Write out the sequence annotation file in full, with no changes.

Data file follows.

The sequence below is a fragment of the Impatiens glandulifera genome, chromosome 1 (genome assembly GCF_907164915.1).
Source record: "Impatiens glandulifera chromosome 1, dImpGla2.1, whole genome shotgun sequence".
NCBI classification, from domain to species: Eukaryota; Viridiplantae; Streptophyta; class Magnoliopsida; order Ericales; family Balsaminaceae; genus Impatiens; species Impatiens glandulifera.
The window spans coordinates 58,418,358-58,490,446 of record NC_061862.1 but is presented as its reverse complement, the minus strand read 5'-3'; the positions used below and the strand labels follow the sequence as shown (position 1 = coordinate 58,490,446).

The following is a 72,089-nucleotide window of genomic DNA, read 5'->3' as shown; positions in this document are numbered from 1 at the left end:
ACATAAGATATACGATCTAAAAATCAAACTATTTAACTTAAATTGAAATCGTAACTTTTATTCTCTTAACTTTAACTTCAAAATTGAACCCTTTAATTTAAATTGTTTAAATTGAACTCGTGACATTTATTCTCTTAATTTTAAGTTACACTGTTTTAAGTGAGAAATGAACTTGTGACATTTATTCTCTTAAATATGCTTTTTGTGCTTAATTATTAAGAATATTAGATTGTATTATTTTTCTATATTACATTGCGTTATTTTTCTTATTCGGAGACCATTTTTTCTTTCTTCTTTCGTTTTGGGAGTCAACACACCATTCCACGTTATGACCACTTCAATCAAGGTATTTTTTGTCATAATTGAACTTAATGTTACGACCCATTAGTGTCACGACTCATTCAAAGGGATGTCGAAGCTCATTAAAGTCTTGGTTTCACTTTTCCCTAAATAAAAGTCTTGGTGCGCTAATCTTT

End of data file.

The sequence below is a fragment of the Impatiens glandulifera genome, chromosome 1 (genome assembly GCF_907164915.1).
Source record: "Impatiens glandulifera chromosome 1, dImpGla2.1, whole genome shotgun sequence".
NCBI classification, from domain to species: Eukaryota; Viridiplantae; Streptophyta; class Magnoliopsida; order Ericales; family Balsaminaceae; genus Impatiens; species Impatiens glandulifera.
The window spans coordinates 58,418,358-58,490,446 of record NC_061862.1 but is presented as its reverse complement, the minus strand read 5'-3'; the positions used below and the strand labels follow the sequence as shown (position 1 = coordinate 58,490,446).

The following is a 72,089-nucleotide window of genomic DNA, read 5'->3' as shown; positions in this document are numbered from 1 at the left end:
ACATAAGATATACGATCTAAAAATCAAACTATTTAACTTAAATTGAAATCGTAACTTTTATTCTCTTAACTTTAACTTCAAAATTGAACCCTTTAATTTAAATTGTTTAAATTGAACTCGTGACATTTATTCTCTTAATTTTAAGTTACACTGTTTTAAGTGAGAAATGAACTTGTGACATTTATTCTCTTAAATATGCTTTTTGTGCTTAATTATTAAGAATATTAGATTGTATTATTTTTCTATATTACATTGCGTTATTTTTCTTATTCGGAGACCATTTTTTCTTTCTTCTTTCGTTTTGGGAGTCAACACACCATTCCACGTTATGACCACTTCAATCAAGGTATTTTTTGTCATAATTGAACTTAATGTTACGACCCATTAGTGTCACGACTCATTCAAAGGGATGTCGAAGCTCATTAAAGTCTTGGTTTCACTTTTCCCTAAATAAAAGTCTTGGTGCGCTAATCTTT